Basics for Nursing Mothers
Problems in Public
One of the issues of breast-feeding is the appropriate place to do it. I am a firm believer that it is appropriate to feed your baby discreetly wherever you happen to be when your baby is hungry. Demand feeding is the best thing for a breast-fed baby because their little bodies know how much they need and there is no real risk of overfeeding. So if the baby gives you a hunger cry (and you will learn to tell the difference between the baby's cries,) you will want to stop and feed her.
Now, I'm not advocating exhibitionism here, but society really should show far more respect and appreciation for nursing mothers. If you use good sense and cover yourself appropriately with a clean cloth diaper or receiving blanket, you should be able to do what you need to do when you need to do it. It is unfair for nursing mothers to be banished to dirty public restrooms because hypocritical people, who think nothing of half-naked models in billboards all over town and full frontal nudity in R-rated films, are offended by this most natural of human functions.
And, if you try, you can get pretty good at nursing discreetly. By the time I had my third child, I could nurse while I was walking around a store—with no one the wiser. It just takes some dexterity, practice, and a little bit of nerve. Just remember that there is nothing more precious than a mother feeding her child.
So get out into the world and demand the respect you deserve. Act as though it is the most natural thing in the world, and most people won't even notice you. Many places are more child-friendly than they used to be. Check out whether there is a lounge or a quiet corner with a chair if you are more comfortable being out of the way when you nurse.
While you are lactating you will feel most comfortable wearing a nursing bra with nursing pads. Your nursing bra will be much larger than your prepregnancy (or even pregnancy-size) bra. Your back size increases, making most of whatever you were wearing uncomfortable. You can sometimes get bra extensions in case you outgrow your nursing bras. They are little pieces of material with hooks that fit right onto your bra. Milk takes up a lot of room.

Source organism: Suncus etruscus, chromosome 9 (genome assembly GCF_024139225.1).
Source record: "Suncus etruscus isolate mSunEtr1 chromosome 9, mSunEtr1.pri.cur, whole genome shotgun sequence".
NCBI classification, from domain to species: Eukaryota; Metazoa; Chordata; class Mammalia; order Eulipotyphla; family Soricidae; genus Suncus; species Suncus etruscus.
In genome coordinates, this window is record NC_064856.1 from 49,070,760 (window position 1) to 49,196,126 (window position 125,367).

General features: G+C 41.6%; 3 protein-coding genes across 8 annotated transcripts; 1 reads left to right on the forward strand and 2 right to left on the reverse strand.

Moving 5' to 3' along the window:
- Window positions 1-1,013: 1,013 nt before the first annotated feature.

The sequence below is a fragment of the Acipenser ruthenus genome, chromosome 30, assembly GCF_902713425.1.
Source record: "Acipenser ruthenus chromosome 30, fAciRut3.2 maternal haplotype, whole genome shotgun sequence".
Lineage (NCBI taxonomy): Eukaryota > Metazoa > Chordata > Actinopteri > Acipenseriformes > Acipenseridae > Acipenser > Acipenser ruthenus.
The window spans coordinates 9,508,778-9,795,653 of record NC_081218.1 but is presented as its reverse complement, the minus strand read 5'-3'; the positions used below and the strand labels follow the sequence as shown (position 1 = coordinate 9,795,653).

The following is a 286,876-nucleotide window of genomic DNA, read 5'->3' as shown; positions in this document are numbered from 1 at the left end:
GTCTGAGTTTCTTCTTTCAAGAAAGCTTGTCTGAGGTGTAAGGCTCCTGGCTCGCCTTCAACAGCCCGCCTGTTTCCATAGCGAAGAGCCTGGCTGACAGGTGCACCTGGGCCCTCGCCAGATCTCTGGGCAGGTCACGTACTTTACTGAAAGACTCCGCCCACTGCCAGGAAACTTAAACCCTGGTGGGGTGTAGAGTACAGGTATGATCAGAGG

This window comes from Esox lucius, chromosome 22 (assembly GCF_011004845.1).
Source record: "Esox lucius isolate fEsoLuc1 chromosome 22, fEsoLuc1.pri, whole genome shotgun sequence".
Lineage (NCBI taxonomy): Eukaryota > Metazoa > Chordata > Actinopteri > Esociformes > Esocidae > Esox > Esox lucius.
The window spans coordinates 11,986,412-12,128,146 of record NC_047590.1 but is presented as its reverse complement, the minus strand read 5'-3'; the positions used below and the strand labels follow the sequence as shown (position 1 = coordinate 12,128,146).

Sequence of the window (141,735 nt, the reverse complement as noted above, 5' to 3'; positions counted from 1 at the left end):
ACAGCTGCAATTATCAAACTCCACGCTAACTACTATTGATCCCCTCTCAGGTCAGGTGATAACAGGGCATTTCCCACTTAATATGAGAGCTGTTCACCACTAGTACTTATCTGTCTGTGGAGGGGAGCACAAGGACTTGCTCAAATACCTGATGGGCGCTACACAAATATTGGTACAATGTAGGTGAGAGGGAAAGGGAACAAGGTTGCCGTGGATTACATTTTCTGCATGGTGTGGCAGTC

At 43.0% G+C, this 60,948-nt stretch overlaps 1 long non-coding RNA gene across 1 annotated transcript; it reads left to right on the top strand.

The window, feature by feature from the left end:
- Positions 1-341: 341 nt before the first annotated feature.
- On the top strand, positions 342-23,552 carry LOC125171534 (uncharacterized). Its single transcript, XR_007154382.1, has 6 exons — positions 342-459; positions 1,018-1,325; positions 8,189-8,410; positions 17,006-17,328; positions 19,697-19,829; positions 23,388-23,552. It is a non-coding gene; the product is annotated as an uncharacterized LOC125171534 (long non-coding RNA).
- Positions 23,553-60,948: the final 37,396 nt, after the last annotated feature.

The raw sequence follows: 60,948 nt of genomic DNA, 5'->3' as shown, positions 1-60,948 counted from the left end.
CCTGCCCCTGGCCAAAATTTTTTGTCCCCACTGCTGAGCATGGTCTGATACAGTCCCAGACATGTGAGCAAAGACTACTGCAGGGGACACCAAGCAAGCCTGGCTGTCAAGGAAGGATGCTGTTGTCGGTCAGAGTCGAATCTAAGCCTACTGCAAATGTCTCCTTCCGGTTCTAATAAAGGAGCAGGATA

Lactation is the physical function of producing milk.
Milk-filled breasts leak. Isn't this dignified? Well, maybe not—but it is a fact of life. You have to look at the bright side. I may not have had a waist after childbirth, and I may have leaked a little milk every once in a while, but I looked voluptuous. Never in my life had I had such a well-endowed chest. Even I was impressed.
So what's a little spillage when you've got a figure like Sophia Loren? If you wear nursing pads with your bra and change them frequently you should feel more comfortable—and you'll stay relatively dry. Nursing pads are round cotton pads that fit into your bra and absorb the leakage from your nipples. If you don't wear them you might be out at your typical baby-feeding time and notice two huge wet spots where your breasts used to be.
Your baby's particular hunger cry can cause an automatic let-down of milk—as can anything that sounds like that cry. Even a squeaky door, if it squeaks in just the right pitch, can cause you to spring a leak.
Some women may even need to double their pads if they are prone to an easy let-down reflex. Your body is so programmed with instinct that your milk may well come in if you even think about your baby or if you see or hear someone else's baby.
By the way, there are nursing shields made from materials other than cotton. I had some reusable nursing shields made out of plastic. They fit around the nipple and caught the leakage. It was actually kind of weird when I got to see the amount of milk that had accumulated. They also made my already enlarged udders look like a cross between Madonna's gold-cone breasts and Dolly Parton's.
If you go back to work while you are still nursing—or if your lifestyle requires you to be away from your baby during one or more of her feeding times—you can express some of your milk during the day so that your breasts don't become engorged. If you are able to master the art of using a breast pump, you can do well with it.
More on: Breastfeeding
Excerpted from The Complete Idiot's Guide to Motherhood © 1999 by Deborah Levine Herman. All rights reserved including the right of reproduction in whole or in part in any form. Used by arrangement with Alpha Books, a member of Penguin Group (USA) Inc.
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